Tender, atrophic plaque on the arm and chest


  • Lupus profundus_0413 Derm Clinic 1a

  • Lupus profundus_0413 Derm Clinic 1b

A black woman, aged 37 years and previously diagnosed with systemic lupus erythematosus (SLE), presented with painful lesions on her right arm of four months’ duration. Review of symptoms was remarkable for photosensitivity and joint pain.

Physical exam showed an atrophic tender plaque with overlying depigmentation on her right arm with similar lesions on her forearm and chest. An antinuclear antibody (ANA) test was positive, but anti-double-stranded DNA (dsDNA), anti-Sjögren’s syndrome A (SS-A), and anti-SS-B tests were negative. 

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Histopathologic examination of an incisional biopsy from the woman's arm lesion revealed an inflammatory infiltrate of the subcutis in a lobular pattern with moderate hyalinization and calcification. The diagnosis of lupus erythematosus profudus (LEP), also known as lupus panniculitis, was...

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Histopathologic examination of an incisional biopsy from the woman’s arm lesion revealed an inflammatory infiltrate of the subcutis in a lobular pattern with moderate hyalinization and calcification. The diagnosis of lupus erythematosus profudus (LEP), also known as lupus panniculitis, was made based on the clinical and histologic findings.

LEP, a rare variant in the clinical spectrum of lupus erythematosus (LE), accounts for 1% to 3% of all LE cases, and involves inflammation of subcutaneous fat.1,2 Kaposi first described the condition in 1883 as subcutaneous nodules in patients with SLE.3 Irgang coined the term LEP in 1940 and suggested that LEP was a unique skin finding in LE.4 LEP is now believed to represent a distinct variant of LE, as it may occur in the setting of SLE, in association with such other cutaneous forms of LE as discoid LE (DLE); in conjunction with other autoimmune processes; or, rarely, as an isolated skin finding without an underlying condition.5

According to Wu et al., the incidence of LEP is 2% to 10% in SLE patients and 33% to 70% in DLE patients. Women aged 30 to 60 years are most commonly affected, although LEP has been described in children.2 Recent data suggest that the presence of LEP in a patient with SLE may be predictive of a less severe course.3,6

Lesions of LEP commonly present as indurated and firm, tender, or asymptomatic nodules. At times, the lesions develop as sharply defined plaques that arise in crops or appear singly.5 The overlying epidermis is frequently normal in appearance; however, findings of DLE with erythema, atrophy, scaling, ulcerations, follicular plugging, or telangiectasias may be present.5,7 In adults, lesions have a predilection for the proximal upper extremities; the face is more commonly affected in children.7,8 Other frequently affected sites in all patients include the buttocks, chest, breasts, and scalp.5,8 Lesions on the legs are unusual and a useful clinical clue that helps distinguish LEP from other forms of panniculitis.5 Healing of lesions can occur spontaneously or after treatment and often results in atrophic, depressed, and disfiguring scars.5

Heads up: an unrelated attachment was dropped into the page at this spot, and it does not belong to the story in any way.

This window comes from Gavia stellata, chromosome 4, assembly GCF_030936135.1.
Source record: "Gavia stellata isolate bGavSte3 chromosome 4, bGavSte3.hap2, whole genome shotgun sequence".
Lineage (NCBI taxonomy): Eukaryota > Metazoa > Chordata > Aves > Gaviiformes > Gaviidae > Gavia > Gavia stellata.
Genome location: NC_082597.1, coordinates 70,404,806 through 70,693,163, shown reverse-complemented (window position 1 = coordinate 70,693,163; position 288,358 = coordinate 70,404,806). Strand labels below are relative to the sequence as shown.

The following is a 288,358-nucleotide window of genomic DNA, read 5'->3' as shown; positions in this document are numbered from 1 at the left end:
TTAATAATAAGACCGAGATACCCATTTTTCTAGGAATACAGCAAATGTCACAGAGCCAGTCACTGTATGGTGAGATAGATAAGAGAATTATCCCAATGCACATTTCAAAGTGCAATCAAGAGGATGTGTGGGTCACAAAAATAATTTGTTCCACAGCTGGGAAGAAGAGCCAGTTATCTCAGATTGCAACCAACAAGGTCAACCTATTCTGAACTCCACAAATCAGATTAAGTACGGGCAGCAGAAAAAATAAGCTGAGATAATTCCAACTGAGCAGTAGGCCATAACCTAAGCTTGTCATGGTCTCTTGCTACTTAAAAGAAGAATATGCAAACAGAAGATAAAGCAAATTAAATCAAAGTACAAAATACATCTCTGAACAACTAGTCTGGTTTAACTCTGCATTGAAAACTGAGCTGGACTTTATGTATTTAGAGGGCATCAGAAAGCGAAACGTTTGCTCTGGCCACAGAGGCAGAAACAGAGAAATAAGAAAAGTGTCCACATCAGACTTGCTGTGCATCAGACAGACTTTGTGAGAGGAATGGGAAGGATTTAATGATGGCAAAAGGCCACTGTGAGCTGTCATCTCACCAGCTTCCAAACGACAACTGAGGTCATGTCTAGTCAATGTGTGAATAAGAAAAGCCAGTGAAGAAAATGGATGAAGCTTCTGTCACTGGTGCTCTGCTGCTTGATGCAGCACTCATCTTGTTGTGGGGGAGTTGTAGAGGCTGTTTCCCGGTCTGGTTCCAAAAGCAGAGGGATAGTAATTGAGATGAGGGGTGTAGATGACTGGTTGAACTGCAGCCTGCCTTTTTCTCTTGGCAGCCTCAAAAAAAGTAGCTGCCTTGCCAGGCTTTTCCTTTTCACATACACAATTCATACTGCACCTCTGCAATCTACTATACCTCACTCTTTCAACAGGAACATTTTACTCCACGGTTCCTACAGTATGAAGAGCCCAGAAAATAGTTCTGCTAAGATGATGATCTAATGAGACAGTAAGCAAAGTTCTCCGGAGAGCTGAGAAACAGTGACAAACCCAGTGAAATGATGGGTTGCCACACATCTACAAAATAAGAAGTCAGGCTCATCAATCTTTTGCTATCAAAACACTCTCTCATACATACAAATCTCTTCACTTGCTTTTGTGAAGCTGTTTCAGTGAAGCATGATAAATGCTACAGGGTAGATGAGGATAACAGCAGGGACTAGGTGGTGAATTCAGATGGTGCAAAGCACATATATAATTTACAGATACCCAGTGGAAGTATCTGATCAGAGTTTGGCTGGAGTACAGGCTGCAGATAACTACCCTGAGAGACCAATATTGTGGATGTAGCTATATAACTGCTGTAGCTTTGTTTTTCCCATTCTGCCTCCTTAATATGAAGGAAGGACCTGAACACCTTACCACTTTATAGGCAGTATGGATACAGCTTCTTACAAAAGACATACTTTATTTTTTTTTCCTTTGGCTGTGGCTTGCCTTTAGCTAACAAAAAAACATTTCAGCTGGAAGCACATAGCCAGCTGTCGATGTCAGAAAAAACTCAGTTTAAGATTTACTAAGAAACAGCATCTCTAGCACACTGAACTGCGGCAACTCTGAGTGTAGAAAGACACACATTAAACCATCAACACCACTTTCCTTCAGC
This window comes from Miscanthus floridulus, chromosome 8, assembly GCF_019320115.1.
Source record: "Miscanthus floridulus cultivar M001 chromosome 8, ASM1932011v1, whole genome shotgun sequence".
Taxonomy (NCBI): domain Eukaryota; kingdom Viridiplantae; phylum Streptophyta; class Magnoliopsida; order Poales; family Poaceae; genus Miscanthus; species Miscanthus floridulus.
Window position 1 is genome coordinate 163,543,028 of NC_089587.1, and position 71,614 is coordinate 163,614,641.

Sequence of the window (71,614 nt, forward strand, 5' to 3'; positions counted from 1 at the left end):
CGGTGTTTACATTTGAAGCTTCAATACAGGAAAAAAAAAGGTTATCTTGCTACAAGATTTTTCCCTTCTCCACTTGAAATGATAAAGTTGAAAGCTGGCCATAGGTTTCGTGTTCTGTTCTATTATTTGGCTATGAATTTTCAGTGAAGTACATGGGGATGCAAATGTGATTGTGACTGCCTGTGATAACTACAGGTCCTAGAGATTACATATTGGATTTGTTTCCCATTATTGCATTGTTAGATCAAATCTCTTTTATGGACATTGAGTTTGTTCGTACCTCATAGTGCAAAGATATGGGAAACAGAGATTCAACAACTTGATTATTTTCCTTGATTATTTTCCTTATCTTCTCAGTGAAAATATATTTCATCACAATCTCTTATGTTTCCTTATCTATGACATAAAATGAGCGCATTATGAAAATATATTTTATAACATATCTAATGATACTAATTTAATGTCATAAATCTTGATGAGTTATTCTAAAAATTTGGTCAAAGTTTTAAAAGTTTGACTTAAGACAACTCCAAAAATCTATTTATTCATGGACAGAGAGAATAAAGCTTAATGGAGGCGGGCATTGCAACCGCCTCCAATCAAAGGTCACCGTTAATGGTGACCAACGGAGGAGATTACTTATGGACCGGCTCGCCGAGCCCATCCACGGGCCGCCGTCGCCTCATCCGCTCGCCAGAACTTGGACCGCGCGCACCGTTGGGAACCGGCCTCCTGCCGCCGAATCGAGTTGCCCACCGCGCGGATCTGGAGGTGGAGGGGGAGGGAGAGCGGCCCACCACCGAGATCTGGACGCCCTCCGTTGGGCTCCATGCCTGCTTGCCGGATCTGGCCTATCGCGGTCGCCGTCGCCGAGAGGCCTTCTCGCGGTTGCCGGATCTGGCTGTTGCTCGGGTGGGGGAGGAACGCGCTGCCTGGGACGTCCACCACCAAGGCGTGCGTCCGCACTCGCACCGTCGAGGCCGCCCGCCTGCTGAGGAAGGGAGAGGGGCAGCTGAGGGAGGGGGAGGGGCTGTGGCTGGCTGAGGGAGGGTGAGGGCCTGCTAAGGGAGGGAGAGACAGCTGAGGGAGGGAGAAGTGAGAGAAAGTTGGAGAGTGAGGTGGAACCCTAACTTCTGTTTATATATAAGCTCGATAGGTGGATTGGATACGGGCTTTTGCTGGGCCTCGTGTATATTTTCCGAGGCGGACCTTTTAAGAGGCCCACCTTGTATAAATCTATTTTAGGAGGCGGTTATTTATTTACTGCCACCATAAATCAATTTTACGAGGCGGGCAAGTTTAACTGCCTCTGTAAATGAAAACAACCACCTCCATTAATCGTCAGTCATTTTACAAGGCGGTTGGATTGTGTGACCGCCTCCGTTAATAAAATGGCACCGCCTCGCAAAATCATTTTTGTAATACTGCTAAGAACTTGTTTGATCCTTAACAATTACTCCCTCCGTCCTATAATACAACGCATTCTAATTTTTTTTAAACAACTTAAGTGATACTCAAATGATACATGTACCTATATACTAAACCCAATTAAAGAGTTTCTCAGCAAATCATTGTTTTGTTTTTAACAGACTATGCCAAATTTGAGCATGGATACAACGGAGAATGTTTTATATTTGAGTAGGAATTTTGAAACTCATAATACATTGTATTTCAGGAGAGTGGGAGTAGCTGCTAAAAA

The pathophysiology of LEP is poorly understood; however, immune complex deposition, as well as T-cell mediated inflammation, have been implicated.6 Some studies suggest that LEP is associated with previous trauma and/or injections.9

The differential diagnosis of LEP includes a variety of panniculitides and conditions that affect the deep dermis, such as erythema nodosum, erythema induratum, lupus tumidus, thrombophlebitis, cold panniculitis, deep morphea, and pancreatic fat necrosis.5 In addition, DLE, Weber-Christian disease, Jessner’s lymphocytic infiltrate, sarcoid­osis, dermatomyositis, and subcutaneous panniculitis-like T-cell lymphoma (SPTL) can each be clinically confused with LEP. The diagnosis of LEP is made based on clinical-pathologic correlation because there is no pathognomonic clinical, pathologic, or laboratory finding diagnostic for LEP. SPTL is the most significant of the diagnoses to correctly identify. Although SPTL usually has more systemic symptoms, the pathologic findings may be identical to those of LEP.7 Immunohistochemistry and molecular studies may be necessary to distinguish the two conditions.9

For diagnosis, adequate subcutaneous tissue must be obtained and submitted for histologic evaluation.10 A punch biopsy is readily obtainable in most office settings and may provide an appropriate specimen. However, the size of the specimen obtained is limited with a punch biopsy, and the amount of fat removed for analysis may not be sufficient. An incisional biopsy allows more subcutaneous tissue to be removed for study and thus may be preferable.10